Second, the project restructuring enhanced the ability of the FISP existing partial portfolio credit guarantee (PPCG) to respond to the crisis. With initial capital of US$35 million, the FISP set up a PPCG fund to guarantee loans to SMEs, the agriculture sector, and women entrepreneurs. A new crisis response window within the existing credit guarantee fund was added to support small firms affected by the pandemic. The crisis window covers restructured loans and short-term working capital loans to MSMEs currently having difficulty (either because of the COVID-19 pandemic or a drought) but still likely to return to long-term profitability. Three sources of financing are used to establish the crisis response window: unallocated resources within the project budget (5 percent, or US$5 million); reallocation and repurpose from others components of the project (US$5 million); and a grant from the Global Risk Financing Facility (GRiF) (US$10 million). A US$20 million crisis response window can guarantee US$45 million in loans by participating financial institutions. The new crisis window is in high demand and able to cover only 20 percent of the participating financial institutions—six banks and three microfinance institutions (MFIs)—for this type of guarantee coverage. The project will therefore continue exploring market-based solutions to address the crisis window, given Burkina Faso’s risk profile. Additionally, banks and MFIs will benefit from technical assistance on the assessment and management of climate and disaster risk impacts.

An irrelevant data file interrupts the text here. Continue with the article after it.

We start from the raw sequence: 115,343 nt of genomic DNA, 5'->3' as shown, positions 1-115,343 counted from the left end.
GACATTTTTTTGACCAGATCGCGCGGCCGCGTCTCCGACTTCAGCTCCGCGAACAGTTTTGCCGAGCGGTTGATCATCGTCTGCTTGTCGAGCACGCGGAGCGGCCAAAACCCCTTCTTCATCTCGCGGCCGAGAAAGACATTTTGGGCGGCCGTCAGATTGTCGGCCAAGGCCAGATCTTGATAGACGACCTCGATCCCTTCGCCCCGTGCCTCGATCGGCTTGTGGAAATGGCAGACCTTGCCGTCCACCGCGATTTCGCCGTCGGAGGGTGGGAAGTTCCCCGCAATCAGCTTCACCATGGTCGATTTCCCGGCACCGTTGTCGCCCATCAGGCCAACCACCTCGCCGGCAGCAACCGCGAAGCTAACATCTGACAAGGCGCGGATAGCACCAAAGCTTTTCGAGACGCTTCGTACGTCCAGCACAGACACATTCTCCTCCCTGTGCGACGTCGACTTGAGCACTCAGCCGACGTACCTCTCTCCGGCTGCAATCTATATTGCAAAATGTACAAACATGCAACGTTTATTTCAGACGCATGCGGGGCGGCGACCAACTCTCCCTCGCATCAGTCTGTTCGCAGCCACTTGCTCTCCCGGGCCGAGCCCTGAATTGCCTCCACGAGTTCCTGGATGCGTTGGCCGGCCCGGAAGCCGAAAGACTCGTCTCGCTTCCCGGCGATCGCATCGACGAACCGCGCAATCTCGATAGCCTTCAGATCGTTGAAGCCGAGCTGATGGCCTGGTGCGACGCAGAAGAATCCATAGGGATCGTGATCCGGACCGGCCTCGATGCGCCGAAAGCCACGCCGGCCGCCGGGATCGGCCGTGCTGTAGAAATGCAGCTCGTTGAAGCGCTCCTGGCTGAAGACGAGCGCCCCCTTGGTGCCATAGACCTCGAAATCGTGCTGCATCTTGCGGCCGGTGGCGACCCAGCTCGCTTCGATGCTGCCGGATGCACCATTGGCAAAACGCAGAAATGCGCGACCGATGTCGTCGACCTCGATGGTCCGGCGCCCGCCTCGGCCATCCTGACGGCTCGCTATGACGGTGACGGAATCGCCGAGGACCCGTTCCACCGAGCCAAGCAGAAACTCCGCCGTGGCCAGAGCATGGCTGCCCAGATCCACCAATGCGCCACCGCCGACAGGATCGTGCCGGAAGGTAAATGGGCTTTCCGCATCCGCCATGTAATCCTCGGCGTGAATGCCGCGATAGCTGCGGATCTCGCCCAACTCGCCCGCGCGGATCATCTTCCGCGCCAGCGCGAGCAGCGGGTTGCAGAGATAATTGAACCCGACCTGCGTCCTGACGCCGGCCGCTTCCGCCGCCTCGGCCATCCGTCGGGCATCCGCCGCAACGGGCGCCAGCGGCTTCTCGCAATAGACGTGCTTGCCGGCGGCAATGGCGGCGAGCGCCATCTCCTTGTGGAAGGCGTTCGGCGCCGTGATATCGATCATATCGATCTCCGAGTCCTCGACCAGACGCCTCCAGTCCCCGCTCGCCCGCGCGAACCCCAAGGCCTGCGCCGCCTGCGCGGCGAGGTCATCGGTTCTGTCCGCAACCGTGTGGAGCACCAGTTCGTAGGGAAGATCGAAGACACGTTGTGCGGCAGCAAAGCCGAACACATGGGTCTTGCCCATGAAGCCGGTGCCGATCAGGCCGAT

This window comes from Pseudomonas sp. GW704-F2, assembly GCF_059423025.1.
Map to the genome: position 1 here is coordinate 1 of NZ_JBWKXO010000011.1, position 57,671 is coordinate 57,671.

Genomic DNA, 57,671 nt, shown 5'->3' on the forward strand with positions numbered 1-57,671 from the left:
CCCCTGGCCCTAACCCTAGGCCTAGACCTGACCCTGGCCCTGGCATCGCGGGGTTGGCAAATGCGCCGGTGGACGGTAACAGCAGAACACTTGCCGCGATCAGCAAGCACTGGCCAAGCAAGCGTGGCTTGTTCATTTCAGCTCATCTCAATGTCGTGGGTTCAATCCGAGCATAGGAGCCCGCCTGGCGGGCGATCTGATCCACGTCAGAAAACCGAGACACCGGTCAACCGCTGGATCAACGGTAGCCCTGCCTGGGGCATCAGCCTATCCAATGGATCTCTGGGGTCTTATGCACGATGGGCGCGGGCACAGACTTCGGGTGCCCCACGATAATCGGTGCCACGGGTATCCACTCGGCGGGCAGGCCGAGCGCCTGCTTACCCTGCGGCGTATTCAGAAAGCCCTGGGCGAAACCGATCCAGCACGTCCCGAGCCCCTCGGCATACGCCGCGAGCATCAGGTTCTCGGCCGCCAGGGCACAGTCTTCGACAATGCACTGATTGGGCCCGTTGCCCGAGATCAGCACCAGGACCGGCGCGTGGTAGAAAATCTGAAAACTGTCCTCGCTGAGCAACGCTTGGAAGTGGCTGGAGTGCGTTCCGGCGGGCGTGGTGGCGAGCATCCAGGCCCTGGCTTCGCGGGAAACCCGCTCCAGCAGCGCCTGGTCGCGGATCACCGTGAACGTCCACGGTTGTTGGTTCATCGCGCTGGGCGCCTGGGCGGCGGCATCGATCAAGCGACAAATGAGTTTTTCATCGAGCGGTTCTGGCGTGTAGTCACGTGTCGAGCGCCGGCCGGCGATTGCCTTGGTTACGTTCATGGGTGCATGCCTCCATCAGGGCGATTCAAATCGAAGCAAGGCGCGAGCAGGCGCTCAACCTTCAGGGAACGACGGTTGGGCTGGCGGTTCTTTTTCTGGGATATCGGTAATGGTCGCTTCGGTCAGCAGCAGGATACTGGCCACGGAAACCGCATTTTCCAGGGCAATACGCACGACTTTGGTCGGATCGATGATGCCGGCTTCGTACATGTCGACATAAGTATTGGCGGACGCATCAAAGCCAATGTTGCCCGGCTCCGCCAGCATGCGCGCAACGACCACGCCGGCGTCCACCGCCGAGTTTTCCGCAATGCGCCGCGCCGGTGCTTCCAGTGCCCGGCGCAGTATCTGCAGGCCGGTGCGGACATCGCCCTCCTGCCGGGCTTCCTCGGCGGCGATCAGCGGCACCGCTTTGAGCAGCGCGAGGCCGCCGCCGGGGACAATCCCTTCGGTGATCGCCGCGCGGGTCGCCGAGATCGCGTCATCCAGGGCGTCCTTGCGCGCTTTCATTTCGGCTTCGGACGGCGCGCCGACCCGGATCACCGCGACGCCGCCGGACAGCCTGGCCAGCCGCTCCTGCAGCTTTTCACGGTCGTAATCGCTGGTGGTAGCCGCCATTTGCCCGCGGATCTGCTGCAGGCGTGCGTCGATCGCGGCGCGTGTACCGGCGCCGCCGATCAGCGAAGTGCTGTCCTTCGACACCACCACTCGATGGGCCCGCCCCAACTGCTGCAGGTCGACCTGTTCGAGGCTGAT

Lastly, the project supports the Government of Burkina Faso in developing its first disaster risk financing (DRF) strategy. Previously, when a disaster shock occurred, the government relied mainly on external support; this has been the case every year since 2010. In the face of recurrent threats coupled with the global slowdown, the Ministry of Finance has recognized the need for a more sustainable financial protection strategy to provide timely support to households and MSMEs while alleviating the burden on the budget. While Burkina Faso has some mechanisms to respond to disasters (e.g., social safety nets, national funds, a small-scale crop insurance pilot, sovereign risk transfer), there is no strategic disaster risk financing mechanism to coordinate actions. That is why the World Bank is supporting the Government of Burkina Faso in undertaking a comprehensive DRF diagnostic to identify and coordinate the most suitable financing instruments and sources of finance for the different types and severities of hazards the country is facing.
Burkina Faso is known as the country of “Les Hommes Intègres” — that is, the country of “upright and honest men.” In accordance with this label, the Ministry of Finance is committed to strengthening the country’s financial resilience to shocks by setting up the right instruments to protect households, MSMEs, and public finance.
This article was originally published by World Bank.